Study finds traditional breast cancer surgery method is as effective as newer technologies

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Professor Arnie Hill in theatre

A new study from the RCSI Beaumont Cancer Centre has found that a long-established method of mastectomy surgery for breast cancer is as safe and effective as newer technologies and achieved equally good outcomes for patients.

The research compared surgeries using two types of electrosurgical devices that are commonly used during mastectomy for both cutting (dissection) and minimisation of blood loss (haemostasis).

The study, published in the British Journal of Surgery, is the first randomised clinical trial to assess whether using a newer vessel-sealing device achieved better surgical outcomes than the more established alternative for simple mastectomy surgery. A simple mastectomy is a surgery that removes the breast tissue, nipple, areola and skin but not all the lymph nodes.

Breast cancer is the most common cancer in women worldwide and surgery remains a crucial component of treatment for many patients. The clinical trial was carried out in partnership with 86 patients who attended the RCSI Beaumont Cancer Centre over a four-year period.

Of these patients 42 were randomised to the monopolar device group and 44 to the vessel-sealing device group. The study measured outcomes including the number of days when patients required a drain, which signifies the volume of fluid collecting in the surgical cavity; and total duration of the operative time. There was no significant difference in outcomes between the two groups in terms of drain duration in situ or the amount of time the surgery took.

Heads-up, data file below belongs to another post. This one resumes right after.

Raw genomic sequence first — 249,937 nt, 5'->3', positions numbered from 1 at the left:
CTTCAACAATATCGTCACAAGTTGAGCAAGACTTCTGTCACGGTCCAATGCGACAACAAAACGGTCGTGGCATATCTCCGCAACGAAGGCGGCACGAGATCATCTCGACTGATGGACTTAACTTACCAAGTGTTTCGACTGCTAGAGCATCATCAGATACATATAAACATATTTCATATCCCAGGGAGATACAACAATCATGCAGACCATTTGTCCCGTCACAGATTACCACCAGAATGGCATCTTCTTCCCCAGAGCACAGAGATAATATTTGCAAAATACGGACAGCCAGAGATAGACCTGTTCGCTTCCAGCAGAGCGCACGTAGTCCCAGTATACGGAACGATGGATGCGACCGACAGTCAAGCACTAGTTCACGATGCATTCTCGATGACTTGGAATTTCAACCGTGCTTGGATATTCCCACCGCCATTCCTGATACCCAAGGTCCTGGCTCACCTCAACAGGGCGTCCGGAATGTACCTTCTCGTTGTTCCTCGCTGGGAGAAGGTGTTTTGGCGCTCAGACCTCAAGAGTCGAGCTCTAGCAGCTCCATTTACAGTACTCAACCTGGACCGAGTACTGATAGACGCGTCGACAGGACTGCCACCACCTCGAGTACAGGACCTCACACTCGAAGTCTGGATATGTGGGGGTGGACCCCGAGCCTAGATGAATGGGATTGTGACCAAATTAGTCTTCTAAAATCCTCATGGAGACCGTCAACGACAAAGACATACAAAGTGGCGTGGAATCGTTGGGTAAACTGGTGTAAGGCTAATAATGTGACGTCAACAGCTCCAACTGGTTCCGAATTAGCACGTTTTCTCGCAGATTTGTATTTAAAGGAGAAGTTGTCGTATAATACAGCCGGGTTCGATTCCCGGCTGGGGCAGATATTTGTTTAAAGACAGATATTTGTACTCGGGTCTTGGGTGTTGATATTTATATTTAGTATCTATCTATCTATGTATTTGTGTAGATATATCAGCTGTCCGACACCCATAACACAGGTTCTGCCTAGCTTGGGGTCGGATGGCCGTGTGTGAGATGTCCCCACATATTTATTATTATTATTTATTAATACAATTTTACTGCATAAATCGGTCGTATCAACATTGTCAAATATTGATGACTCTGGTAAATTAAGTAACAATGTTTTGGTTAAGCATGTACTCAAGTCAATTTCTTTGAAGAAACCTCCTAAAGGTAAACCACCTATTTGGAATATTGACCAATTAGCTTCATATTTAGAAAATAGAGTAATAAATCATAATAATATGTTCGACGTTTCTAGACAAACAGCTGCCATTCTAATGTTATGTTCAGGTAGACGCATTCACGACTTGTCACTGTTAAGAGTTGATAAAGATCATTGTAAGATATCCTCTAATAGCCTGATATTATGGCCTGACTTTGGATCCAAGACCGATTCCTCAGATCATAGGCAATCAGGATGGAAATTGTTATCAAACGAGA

Best outcomes

The study’s senior author, Professor Arnold Hill, Professor of Surgery at RCSI University of Medicine and Health Sciences, commented on the trial saying: “At the Beaumont RCSI Cancer Centre, our goal is to provide comprehensive patient-centric cancer care, informed by cutting-edge research and this clinical trial to assess methods of mastectomy surgery is an important piece of work to ensure we are delivering the best outcomes for patients. 

“Our findings demonstrate that that the long-established monopolar diathermy is as effective and safe to use as the newer vessel sealing device. By utilising the long-established device, we can perform surgeries cost-effectively ensuring that our health services resources are used efficiently for the benefit of patients, while maintaining world-class standards of excellence in cancer care.

“Although this trial looked at mastectomy surgery specifically, the findings are relevant for other general surgeries.”

Dr Stephen Keelan was first author on the study, 'Randomised Controlled Trial of Monopolar Diathermy Versus Vessel Sealing', which was carried out in collaboration with colleagues in RCSI’s Department of Surgery and the Health Outcomes Research Centre at RCSI School of Population Health.